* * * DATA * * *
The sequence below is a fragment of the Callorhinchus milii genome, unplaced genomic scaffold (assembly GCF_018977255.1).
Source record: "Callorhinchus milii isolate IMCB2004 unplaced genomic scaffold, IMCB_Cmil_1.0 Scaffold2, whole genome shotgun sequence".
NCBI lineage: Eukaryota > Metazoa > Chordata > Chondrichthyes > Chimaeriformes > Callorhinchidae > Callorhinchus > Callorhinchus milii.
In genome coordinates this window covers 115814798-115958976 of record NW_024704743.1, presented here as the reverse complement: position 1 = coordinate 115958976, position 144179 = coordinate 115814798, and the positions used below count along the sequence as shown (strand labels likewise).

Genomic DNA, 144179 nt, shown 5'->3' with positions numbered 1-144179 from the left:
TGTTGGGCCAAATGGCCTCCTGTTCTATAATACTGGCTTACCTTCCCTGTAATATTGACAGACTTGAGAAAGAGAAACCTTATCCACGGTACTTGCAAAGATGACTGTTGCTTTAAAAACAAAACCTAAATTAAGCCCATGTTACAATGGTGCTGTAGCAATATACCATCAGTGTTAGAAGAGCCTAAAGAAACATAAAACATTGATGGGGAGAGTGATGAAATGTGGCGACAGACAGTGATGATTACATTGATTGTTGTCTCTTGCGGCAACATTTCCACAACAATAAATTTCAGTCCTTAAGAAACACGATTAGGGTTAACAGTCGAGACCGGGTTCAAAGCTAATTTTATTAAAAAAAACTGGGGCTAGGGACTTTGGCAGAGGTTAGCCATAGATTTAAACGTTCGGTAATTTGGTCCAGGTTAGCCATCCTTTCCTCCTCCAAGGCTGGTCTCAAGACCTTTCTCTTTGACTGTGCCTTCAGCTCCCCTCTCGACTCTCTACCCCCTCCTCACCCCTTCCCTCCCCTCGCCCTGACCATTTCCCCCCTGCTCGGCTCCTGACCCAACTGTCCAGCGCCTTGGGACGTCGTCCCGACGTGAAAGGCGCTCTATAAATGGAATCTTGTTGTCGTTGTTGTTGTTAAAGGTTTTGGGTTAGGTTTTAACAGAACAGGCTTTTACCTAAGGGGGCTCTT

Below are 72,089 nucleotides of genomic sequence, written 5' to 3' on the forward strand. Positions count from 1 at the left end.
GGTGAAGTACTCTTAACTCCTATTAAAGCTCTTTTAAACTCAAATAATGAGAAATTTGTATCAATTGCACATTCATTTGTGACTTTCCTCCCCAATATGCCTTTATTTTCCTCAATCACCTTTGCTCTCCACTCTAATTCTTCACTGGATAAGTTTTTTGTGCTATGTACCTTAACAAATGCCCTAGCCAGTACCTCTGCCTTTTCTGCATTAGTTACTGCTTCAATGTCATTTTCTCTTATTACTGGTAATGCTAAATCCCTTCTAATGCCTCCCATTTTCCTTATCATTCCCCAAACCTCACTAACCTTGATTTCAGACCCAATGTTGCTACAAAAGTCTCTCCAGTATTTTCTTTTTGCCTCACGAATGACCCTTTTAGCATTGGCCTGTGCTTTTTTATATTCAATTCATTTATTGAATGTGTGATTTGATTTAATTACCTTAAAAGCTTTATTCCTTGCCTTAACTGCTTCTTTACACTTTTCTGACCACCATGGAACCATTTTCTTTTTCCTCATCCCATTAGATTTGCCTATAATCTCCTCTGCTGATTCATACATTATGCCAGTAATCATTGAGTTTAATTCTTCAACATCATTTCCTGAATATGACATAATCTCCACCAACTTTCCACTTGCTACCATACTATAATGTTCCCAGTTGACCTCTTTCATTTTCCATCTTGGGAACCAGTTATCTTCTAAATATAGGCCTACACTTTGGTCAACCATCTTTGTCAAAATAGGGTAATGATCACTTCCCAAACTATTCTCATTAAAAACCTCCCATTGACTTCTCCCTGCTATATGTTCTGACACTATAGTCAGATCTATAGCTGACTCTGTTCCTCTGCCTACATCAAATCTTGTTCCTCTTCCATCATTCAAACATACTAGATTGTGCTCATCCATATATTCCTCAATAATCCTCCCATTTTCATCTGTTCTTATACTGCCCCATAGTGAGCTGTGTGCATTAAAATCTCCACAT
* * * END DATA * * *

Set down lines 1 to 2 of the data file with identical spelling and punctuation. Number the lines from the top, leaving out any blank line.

The sequence below is a fragment of the Callorhinchus milii genome, unplaced genomic scaffold (assembly GCF_018977255.1).
Source record: "Callorhinchus milii isolate IMCB2004 unplaced genomic scaffold, IMCB_Cmil_1.0 Scaffold2, whole genome shotgun sequence".